From COBOL to the Cloud: Q&A With Product SME Mohammed Arshad
January 28, 2021
Senior Marketing Associate
This isn’t the first time we’ve built a clearing service. In fact, some of our most experienced team members, such as Mohammed Arshad, a highly accomplished Clear Street engineer, have been coding clearing from the very beginning, bringing nearly half a century of skills to our endeavor. Mo codes the posting rules for our clearing engine. He also guides the design and development of the core clearing system.
In this Clear Street Q&A, we talk with Mo about how he moved clearing from COBOL to the cloud — and from independent service to monolithic ones and then back again. Mo lays out how the industry has benefited (and learned) from each stage of innovation, and how Clear Street’s combination of microservices and messaging will revolutionize fintech.
What was the earliest clearing system you helped build?
The original version we had was written in COBOL. This was a traditional clearing system in the late 80s, very similar to what the big banks use. The companies that have been on the street for the longest time built their systems at around the same time, a little bit earlier than I was building my first version. These were all based on mainframes and were built with a closed mindset: a siloed set of functions that was very narrow in its scope.
For example, we had one system that did trade capture, and that’s all it did. It didn’t understand anything about what that trade meant downstream, or what had happened previously in the process. This one system got trades, it stored them, and it made them available downstream. That’s all it did. The settlement engine was a totally independent piece that would then use the data that the trading book guy had built, eventually via databases, but at first just using flat files.
The next part of the clearing process was what we call the matching piece of clearing: matching the trades against what was known on the street. Traditionally this was called purchase and sales. The P&S team would have their own system, usually written by a different team than the team that wrote the trade capture, meaning the two systems didn’t always see eye to eye. You ended up needing what was called a reconciliation. The trade capture system would say, “Hey, I got a hundred trades today in our systems alone.” The P&S system would reply, “I got 99.” There was always this additional work that you would have to do to make sure that all the pieces within the process were all talking together and not dropping things along the way.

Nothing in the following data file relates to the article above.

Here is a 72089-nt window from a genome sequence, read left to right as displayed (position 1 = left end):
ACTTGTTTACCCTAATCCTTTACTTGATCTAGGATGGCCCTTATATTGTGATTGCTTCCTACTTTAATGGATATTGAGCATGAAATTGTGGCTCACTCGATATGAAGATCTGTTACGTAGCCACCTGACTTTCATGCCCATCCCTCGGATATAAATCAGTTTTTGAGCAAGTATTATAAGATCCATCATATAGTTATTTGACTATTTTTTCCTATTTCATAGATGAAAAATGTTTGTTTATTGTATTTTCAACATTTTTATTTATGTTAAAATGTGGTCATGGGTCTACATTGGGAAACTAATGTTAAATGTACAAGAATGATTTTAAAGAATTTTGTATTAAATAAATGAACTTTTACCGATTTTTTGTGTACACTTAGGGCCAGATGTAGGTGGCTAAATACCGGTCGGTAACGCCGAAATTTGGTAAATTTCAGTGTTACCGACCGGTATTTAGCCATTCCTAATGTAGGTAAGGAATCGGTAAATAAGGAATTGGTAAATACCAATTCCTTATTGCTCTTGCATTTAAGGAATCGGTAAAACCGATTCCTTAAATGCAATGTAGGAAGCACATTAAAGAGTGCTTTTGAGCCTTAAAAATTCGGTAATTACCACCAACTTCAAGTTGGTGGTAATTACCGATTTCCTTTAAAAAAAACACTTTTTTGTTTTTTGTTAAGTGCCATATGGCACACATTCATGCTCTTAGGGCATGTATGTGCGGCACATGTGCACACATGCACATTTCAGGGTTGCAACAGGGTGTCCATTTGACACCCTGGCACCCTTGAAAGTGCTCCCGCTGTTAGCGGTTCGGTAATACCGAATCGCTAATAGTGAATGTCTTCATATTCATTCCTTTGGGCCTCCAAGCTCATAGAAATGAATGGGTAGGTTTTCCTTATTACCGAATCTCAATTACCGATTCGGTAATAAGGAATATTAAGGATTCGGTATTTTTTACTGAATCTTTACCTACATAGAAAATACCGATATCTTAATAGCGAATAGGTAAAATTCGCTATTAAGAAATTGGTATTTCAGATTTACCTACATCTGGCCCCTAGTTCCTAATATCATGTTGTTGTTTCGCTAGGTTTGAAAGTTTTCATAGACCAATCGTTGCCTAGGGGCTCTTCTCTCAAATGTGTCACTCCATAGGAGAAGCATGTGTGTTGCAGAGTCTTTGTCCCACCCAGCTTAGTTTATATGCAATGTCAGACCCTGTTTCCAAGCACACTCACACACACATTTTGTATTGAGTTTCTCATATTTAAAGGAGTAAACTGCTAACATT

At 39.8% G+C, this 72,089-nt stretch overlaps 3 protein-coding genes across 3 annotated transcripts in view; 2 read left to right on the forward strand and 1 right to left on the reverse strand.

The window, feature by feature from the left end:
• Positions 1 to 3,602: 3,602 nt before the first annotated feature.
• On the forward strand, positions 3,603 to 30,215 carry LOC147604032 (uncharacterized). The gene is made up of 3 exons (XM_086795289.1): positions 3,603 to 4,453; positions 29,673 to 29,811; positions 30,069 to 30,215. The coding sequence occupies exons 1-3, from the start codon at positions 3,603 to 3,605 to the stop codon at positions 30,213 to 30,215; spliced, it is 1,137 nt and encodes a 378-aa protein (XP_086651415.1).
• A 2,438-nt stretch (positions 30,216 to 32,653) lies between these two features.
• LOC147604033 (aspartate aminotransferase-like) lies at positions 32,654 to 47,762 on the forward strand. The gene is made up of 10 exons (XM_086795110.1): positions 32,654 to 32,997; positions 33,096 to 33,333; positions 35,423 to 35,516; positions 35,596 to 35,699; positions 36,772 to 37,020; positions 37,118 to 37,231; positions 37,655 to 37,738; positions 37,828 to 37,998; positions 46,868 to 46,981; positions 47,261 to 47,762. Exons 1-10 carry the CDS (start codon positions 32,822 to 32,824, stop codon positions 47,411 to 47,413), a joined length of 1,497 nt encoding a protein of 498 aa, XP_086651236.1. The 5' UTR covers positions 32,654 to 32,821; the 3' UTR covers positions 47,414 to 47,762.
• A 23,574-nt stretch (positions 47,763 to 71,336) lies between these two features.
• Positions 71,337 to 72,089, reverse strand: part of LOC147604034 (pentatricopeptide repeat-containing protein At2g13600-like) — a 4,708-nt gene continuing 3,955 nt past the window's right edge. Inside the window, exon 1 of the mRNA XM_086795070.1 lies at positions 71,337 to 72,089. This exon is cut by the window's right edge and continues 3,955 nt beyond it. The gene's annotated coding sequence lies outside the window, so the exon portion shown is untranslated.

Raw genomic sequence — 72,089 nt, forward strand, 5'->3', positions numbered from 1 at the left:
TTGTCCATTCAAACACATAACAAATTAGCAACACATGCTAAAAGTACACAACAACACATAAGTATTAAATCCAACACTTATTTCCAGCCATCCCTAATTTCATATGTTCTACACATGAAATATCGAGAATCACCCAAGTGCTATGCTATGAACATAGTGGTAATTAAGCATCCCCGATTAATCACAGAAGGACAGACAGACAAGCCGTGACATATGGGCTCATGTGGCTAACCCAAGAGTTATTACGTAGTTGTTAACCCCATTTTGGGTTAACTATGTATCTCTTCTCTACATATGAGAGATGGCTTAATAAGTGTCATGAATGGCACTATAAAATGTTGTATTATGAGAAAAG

And the complications didn’t end there. Then there would be the cage system, which talked to DTCC and did the actual settlements with the real world. That, too, would be a separate system, requiring yet another reconciliation with the P&S system. So we’re talking about at least three systems. Beyond that there was all the reporting and so on, regulatory, all the other systems. Each was built as a separate self-contained system. In some cases they even had their own separate security masters, which was highly inefficient. There were so many reconciliations. That was the first iteration of automated clearing systems. They were very fragmented, with a lot of gaps in between them, and they were very unwieldy.
When it was time to build the next generation of clearing systems, what changed?
The next iteration began with the understanding that the prior fragmentation made zero sense. What value was there to all those different data sources? Why would anyone want to have all these different little systems that all have to talk to each other and communicate through files and databases? The second iteration was supposed to be the silver bullet: Let’s have a central database that is the single source of truth for all the data. In theory, it’s a great idea. Trade capture is written to the same database that the P&S matching system is done off of, and that the cage system is interacting with, et cetera, et cetera.
This was the end of reconciliation, and of fragmentation. That was a huge leap, and that got us a long way. This era of system still works, to this day. The last iteration that I did is still running, and it’s going strong. That system does 10 million trades a day without missing a heartbeat. It’s good in terms of its functionality. The big drawback is you’ve got this huge monolith of a system. Where you had small fragmented systems that were all talking separately, now you have this big monolith, which is a monster. It’s all living on one big server, and when you need it to manage more trades, you have to put it on a bigger and bigger and bigger machine. It’s not very scalable.